3rd Lockdown Drives Vacancies Higher
Helen Dickinson OBE, Chief Executive, British Retail Consortium:
“After a third national lockdown, it is no surprise that the vacancy rate has continued to soar. The forced closure of thousands of shops during the first quarter of 2021 has exacerbated already difficult conditions for the retail industry. We estimate there are around 5,000 fewer stores since the start of the pandemic, meaning 1 in 7 shops now lie empty. There is significant regional disparity in vacancies, with the North of England showing a greater increase compared with other parts of the country. Shopping centres, many of which have been forced to close for a large portion of this pandemic, have fared worse than other retail locations, with over 12% of units lying empty for a year or more.
“With full business rates relief and the moratorium on aggressive debt enforcement ending in England this summer, many stores may never reopen. The Government must ensure the ongoing business rates review leads to reform of the broken system and permanently reduces the cost burden which is leading to unnecessary stores closures and job losses. The devolved nations have already agreed to extend the business rates holiday until 2022 and England should consider following suit.”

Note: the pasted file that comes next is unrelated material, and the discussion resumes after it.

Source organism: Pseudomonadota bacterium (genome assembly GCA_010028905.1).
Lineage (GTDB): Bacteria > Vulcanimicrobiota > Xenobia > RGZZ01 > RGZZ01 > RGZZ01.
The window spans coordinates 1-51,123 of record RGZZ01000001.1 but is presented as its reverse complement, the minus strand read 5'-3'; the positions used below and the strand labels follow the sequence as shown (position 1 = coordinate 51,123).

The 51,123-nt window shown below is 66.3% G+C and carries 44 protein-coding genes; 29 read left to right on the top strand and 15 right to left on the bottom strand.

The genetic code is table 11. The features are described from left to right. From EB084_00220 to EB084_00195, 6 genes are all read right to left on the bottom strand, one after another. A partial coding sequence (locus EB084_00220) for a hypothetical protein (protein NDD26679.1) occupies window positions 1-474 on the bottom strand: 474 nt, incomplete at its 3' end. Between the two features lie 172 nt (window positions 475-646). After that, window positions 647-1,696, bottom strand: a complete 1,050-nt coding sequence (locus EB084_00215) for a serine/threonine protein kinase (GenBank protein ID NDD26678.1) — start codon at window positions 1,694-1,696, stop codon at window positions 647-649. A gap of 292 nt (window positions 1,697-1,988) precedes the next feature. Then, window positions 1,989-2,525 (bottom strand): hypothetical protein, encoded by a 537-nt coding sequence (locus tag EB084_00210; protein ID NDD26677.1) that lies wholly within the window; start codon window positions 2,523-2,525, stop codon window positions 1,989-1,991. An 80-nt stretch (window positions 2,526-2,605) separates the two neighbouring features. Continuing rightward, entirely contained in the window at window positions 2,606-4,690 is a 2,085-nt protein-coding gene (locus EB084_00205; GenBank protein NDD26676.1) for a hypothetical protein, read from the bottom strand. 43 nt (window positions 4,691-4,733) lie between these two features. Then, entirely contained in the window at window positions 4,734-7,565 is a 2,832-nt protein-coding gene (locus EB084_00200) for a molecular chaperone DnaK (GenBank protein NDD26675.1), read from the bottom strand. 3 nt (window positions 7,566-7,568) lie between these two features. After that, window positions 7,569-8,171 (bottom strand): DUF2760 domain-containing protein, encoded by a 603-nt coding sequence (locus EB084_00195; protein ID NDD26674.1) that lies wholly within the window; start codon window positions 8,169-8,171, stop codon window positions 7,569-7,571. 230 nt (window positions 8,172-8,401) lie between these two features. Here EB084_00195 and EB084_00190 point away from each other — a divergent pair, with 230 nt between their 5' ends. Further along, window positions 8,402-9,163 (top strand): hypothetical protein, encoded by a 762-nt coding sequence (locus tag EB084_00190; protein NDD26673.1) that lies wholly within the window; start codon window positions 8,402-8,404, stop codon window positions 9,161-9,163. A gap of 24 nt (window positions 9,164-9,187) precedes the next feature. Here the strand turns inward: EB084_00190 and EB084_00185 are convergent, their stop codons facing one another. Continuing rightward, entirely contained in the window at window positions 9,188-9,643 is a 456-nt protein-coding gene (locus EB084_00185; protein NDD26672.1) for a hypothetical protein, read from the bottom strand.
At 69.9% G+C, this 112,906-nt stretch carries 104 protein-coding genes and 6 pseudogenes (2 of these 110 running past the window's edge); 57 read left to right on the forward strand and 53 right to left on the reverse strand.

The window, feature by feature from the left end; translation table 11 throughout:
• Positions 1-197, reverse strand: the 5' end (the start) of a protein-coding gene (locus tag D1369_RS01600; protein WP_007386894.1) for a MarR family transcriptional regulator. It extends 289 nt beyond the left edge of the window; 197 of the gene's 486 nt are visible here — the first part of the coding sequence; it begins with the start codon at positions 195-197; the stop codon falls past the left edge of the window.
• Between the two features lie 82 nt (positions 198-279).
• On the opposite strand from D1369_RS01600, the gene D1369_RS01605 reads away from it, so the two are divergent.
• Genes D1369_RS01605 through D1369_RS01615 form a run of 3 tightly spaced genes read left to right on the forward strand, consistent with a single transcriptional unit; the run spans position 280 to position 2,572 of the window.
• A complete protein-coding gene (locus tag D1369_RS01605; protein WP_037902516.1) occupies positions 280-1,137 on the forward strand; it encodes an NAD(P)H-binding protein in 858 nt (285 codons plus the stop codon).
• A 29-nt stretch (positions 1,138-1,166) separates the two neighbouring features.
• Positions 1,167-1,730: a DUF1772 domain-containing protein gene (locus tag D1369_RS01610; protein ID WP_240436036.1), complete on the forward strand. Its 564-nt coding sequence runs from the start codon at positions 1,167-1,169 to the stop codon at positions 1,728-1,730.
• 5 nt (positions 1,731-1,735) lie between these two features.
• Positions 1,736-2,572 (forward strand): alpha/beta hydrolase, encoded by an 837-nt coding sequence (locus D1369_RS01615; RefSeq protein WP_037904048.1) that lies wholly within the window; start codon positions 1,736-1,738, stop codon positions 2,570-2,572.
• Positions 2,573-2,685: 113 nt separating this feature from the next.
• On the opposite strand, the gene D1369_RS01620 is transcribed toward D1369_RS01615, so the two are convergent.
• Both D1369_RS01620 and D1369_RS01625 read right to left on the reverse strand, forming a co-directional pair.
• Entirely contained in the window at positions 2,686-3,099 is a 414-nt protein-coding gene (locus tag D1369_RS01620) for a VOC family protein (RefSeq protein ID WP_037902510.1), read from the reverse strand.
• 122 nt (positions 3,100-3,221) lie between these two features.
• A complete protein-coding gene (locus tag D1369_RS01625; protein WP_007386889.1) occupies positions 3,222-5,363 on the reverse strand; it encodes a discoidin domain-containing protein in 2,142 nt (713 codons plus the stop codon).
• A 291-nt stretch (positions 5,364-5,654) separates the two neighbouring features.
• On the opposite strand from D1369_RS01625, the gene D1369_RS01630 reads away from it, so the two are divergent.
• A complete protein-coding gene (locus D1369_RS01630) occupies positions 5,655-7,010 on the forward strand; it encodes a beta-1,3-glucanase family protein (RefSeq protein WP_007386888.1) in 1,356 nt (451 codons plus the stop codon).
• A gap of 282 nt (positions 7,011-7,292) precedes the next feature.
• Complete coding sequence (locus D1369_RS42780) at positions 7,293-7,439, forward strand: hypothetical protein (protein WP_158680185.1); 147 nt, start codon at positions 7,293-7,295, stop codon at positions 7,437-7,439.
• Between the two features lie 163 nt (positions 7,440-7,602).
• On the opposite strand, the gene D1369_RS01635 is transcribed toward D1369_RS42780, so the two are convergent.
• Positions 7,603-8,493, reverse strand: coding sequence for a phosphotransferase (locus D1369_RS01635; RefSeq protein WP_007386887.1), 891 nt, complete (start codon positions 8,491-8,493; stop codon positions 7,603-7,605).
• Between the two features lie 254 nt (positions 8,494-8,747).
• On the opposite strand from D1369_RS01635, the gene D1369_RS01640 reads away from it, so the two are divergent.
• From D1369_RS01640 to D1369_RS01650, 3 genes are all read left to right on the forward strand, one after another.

Lucy Stainton, Director, Local Data Company:
“The number of vacant units has continued to increase in the first three months of this year across the country, despite much of the market being temporarily closed for during the 3rd lockdown. With this in mind, and despite these percentages increasing significantly, we would argue that we have not yet seen the true impact of this 3rd lockdown and this will only be obvious once the market has had the chance to re-open fully. We have seen a number of household names announcing further store closures or indeed, disappearing from our high streets entirely showing how challenged physical retail continues to be.
“Shopping centres have been particularly exposed to the effects of the covid-19 pandemic, principally having a lower proportion of “essential” retailing as well as being exposed to categories which are in decline such as fashion, department stores and casual dining.
“This being said, the early indications from the first few weeks of the “unlocking” have shown there is still significant demand for physical retail and eating out. Hopefully, as consumer confidence continues to build momentum with reduced covid-19 cases, more of the population vaccinated and warmer weather, further fall out from the pandemic might be mitigated somewhat. Similarly we are seeing a lot of redevelopment with retail stores being converted to other uses such as office space and residential property - this too may help stabilise the increase in vacancy we'd otherwise expect to see continue into Q2."